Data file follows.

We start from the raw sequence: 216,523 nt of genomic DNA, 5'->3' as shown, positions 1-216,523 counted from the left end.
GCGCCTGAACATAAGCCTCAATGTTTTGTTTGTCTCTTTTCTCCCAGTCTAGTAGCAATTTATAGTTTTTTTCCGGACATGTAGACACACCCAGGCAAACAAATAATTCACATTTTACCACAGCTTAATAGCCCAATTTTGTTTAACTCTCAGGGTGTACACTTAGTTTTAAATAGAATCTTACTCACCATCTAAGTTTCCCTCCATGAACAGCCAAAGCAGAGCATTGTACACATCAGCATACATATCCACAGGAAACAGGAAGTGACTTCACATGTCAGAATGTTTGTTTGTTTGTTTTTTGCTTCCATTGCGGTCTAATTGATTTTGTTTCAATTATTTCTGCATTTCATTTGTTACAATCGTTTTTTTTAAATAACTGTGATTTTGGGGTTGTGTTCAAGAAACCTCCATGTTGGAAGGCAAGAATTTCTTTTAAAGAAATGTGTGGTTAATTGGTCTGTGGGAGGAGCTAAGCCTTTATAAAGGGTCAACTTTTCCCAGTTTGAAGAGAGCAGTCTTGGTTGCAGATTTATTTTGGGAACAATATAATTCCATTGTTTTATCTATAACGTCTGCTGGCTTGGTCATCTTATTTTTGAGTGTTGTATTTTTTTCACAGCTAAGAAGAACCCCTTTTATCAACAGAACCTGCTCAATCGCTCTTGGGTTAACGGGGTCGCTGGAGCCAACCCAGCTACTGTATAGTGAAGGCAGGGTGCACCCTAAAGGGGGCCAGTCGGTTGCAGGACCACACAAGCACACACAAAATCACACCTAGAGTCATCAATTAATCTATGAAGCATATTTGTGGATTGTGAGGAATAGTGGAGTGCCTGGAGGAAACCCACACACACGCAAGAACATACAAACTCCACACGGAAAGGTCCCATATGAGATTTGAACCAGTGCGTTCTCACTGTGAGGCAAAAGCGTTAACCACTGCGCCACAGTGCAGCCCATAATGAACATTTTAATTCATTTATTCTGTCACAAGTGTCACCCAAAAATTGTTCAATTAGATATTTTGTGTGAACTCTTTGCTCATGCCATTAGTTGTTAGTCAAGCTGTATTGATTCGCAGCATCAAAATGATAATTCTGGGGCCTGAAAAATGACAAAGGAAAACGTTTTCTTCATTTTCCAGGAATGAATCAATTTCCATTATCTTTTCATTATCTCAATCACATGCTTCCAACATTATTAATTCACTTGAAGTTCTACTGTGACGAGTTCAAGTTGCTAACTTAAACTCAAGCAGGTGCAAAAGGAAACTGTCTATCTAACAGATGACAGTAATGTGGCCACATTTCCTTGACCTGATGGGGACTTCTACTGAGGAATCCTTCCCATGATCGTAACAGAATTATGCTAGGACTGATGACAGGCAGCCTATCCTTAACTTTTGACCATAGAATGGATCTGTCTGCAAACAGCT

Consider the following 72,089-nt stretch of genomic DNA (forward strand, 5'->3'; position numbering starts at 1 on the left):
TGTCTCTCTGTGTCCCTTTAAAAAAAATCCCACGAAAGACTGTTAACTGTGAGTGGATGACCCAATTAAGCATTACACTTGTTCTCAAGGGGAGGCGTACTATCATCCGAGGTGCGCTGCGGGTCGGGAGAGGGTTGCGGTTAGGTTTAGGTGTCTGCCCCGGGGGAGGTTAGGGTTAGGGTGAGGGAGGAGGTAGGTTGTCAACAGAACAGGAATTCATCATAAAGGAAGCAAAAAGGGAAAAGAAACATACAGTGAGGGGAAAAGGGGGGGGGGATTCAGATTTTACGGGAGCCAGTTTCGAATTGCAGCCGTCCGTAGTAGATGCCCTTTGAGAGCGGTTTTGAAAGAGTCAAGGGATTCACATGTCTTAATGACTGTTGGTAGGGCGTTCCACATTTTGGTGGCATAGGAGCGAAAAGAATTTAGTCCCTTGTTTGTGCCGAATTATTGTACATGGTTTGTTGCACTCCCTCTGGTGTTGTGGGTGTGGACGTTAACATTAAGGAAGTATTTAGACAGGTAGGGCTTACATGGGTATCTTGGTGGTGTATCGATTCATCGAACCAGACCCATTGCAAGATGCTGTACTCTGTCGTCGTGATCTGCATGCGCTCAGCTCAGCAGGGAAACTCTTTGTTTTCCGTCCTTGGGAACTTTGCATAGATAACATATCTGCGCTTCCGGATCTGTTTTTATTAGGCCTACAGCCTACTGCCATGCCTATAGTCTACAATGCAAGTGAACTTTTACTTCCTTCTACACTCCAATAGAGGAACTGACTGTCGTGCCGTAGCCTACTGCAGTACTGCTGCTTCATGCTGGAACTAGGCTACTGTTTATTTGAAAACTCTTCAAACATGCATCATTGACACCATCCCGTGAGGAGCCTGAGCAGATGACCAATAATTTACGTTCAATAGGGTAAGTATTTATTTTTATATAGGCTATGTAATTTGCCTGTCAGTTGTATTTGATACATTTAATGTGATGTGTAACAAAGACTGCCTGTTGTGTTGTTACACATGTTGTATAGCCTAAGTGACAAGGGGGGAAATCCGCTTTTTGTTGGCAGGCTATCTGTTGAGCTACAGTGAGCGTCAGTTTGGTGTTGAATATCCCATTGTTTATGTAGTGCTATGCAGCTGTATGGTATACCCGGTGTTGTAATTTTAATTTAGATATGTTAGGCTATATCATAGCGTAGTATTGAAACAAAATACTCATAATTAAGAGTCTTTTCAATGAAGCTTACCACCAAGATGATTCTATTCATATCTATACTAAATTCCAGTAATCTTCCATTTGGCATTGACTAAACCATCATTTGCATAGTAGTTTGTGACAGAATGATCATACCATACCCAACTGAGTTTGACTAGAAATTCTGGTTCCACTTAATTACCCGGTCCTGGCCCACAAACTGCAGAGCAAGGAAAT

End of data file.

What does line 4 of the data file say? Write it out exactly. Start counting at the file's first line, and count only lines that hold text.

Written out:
TGTCTCTCTGTGTCCCTTTAAAAAAAATCCCACGAAAGACTGTTAACTGTGAGTGGATGACCCAATTAAGCATTACACTTGTTCTCAAGGGGAGGCGTACTATCATCCGAGGTGCGCTGCGGGTCGGGAGAGGGTTGCGGTTAGGTTTAGGTGTCTGCCCCGGGGGAGGTTAGGGTTAGGGTGAGGGAGGAGGTAGGTTGTCAACAGAACAGGAATTCATCATAAAGGAAGCAAAAAGGGAAAAGAAACATACAGTGAGGGGAAAAGGGGGGGGGGATTCAGATTTTACGGGAGCCAGTTTCGAATTGCAGCCGTCCGTAGTAGATGCCCTTTGAGAGCGGTTTTGAAAGAGTCAAGGGATTCACATGTCTTAATGACTGTTGGTAGGGCGTTCCACATTTTGGTGGCATAGGAGCGAAAAGAATTTAGTCCCTTGTTTGTGCCGAATTATTGTACATGGTTTGTTGCACTCCCTCTGGTGTTGTGGGTGTGGACGTTAACATTAAGGAAGTATTTAGACAGGTAGGGCTTACATGGGTATCTTGGTGGTGTATCGATTCATCGAACCAGACCCATTGCAAGATGCTGTACTCTGTCGTCGTGATCTGCATGCGCTCAGCTCAGCAGGGAAACTCTTTGTTTTCCGTCCTTGGGAACTTTGCATAGATAACATATCTGCGCTTCCGGATCTGTTTTTATTAGGCCTACAGCCTACTGCCATGCCTATAGTCTACAATGCAAGTGAACTTTTACTTCCTTCTACACTCCAATAGAGGAACTGACTGTCGTGCCGTAGCCTACTGCAGTACTGCTGCTTCATGCTGGAACTAGGCTACTGTTTATTTGAAAACTCTTCAAACATGCATCATTGACACCATCCCGTGAGGAGCCTGAGCAGATGACCAATAATTTACGTTCAATAGGGTAAGTATTTATTTTTATATAGGCTATGTAATTTGCCTGTCAGTTGTATTTGATACATTTAATGTGATGTGTAACAAAGACTGCCTGTTGTGTTGTTACACATGTTGTATAGCCTAAGTGACAAGGGGGGAAATCCGCTTTTTGTTGGCAGGCTATCTGTTGAGCTACAGTGAGCGTCAGTTTGGTGTTGAATATCCCATTGTTTATGTAGTGCTATGCAGCTGTATGGTATACCCGGTGTTGTAATTTTAATTTAGATATGTTAGGCTATATCATAGCGTAGTATTGAAACAAAATACTCATAATTAAGAGTCTTTTCAATGAAGCTTACCACCAAGATGATTCTATTCATATCTATACTAAATTCCAGTAATCTTCCATTTGGCATTGACTAAACCATCATTTGCATAGTAGTTTGTGACAGAATGATCATACCATACCCAACTGAGTTTGACTAGAAATTCTGGTTCCACTTAATTACCCGGTCCTGGCCCACAAACTGCAGAGCAAGGAAAT